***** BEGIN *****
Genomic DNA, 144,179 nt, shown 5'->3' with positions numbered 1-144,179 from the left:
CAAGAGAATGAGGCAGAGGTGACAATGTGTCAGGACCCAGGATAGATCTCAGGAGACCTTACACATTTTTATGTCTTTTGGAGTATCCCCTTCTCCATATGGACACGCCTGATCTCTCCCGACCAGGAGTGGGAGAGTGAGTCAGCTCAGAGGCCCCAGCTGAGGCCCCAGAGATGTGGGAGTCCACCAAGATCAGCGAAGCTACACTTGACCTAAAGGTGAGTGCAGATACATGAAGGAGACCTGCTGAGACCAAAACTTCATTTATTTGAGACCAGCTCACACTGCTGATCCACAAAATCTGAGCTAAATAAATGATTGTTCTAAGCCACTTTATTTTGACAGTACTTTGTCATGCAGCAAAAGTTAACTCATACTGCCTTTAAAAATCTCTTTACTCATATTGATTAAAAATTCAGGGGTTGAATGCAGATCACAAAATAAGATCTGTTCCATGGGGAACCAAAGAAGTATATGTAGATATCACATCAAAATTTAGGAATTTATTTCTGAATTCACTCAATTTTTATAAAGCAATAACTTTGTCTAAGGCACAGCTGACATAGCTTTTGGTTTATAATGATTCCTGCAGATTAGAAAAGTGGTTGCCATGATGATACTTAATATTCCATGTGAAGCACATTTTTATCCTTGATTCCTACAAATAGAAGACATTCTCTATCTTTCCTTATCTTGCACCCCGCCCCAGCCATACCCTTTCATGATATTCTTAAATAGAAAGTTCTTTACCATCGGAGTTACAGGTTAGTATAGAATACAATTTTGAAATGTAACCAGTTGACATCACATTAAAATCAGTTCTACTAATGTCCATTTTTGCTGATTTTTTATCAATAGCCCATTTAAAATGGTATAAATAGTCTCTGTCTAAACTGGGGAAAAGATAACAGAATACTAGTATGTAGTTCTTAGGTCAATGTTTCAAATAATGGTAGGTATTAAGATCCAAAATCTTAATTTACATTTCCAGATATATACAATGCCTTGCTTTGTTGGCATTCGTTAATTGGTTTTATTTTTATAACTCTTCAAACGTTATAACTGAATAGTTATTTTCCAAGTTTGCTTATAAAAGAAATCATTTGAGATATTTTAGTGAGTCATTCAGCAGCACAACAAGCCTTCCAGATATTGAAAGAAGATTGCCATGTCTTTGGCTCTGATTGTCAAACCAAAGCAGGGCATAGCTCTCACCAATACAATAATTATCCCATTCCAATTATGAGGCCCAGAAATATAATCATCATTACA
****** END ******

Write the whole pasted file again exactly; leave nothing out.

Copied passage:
Genomic DNA, 144,179 nt, shown 5'->3' with positions numbered 1-144,179 from the left:
CAAGAGAATGAGGCAGAGGTGACAATGTGTCAGGACCCAGGATAGATCTCAGGAGACCTTACACATTTTTATGTCTTTTGGAGTATCCCCTTCTCCATATGGACACGCCTGATCTCTCCCGACCAGGAGTGGGAGAGTGAGTCAGCTCAGAGGCCCCAGCTGAGGCCCCAGAGATGTGGGAGTCCACCAAGATCAGCGAAGCTACACTTGACCTAAAGGTGAGTGCAGATACATGAAGGAGACCTGCTGAGACCAAAACTTCATTTATTTGAGACCAGCTCACACTGCTGATCCACAAAATCTGAGCTAAATAAATGATTGTTCTAAGCCACTTTATTTTGACAGTACTTTGTCATGCAGCAAAAGTTAACTCATACTGCCTTTAAAAATCTCTTTACTCATATTGATTAAAAATTCAGGGGTTGAATGCAGATCACAAAATAAGATCTGTTCCATGGGGAACCAAAGAAGTATATGTAGATATCACATCAAAATTTAGGAATTTATTTCTGAATTCACTCAATTTTTATAAAGCAATAACTTTGTCTAAGGCACAGCTGACATAGCTTTTGGTTTATAATGATTCCTGCAGATTAGAAAAGTGGTTGCCATGATGATACTTAATATTCCATGTGAAGCACATTTTTATCCTTGATTCCTACAAATAGAAGACATTCTCTATCTTTCCTTATCTTGCACCCCGCCCCAGCCATACCCTTTCATGATATTCTTAAATAGAAAGTTCTTTACCATCGGAGTTACAGGTTAGTATAGAATACAATTTTGAAATGTAACCAGTTGACATCACATTAAAATCAGTTCTACTAATGTCCATTTTTGCTGATTTTTTATCAATAGCCCATTTAAAATGGTATAAATAGTCTCTGTCTAAACTGGGGAAAAGATAACAGAATACTAGTATGTAGTTCTTAGGTCAATGTTTCAAATAATGGTAGGTATTAAGATCCAAAATCTTAATTTACATTTCCAGATATATACAATGCCTTGCTTTGTTGGCATTCGTTAATTGGTTTTATTTTTATAACTCTTCAAACGTTATAACTGAATAGTTATTTTCCAAGTTTGCTTATAAAAGAAATCATTTGAGATATTTTAGTGAGTCATTCAGCAGCACAACAAGCCTTCCAGATATTGAAAGAAGATTGCCATGTCTTTGGCTCTGATTGTCAAACCAAAGCAGGGCATAGCTCTCACCAATACAATAATTATCCCATTCCAATTATGAGGCCCAGAAATATAATCATCATTACA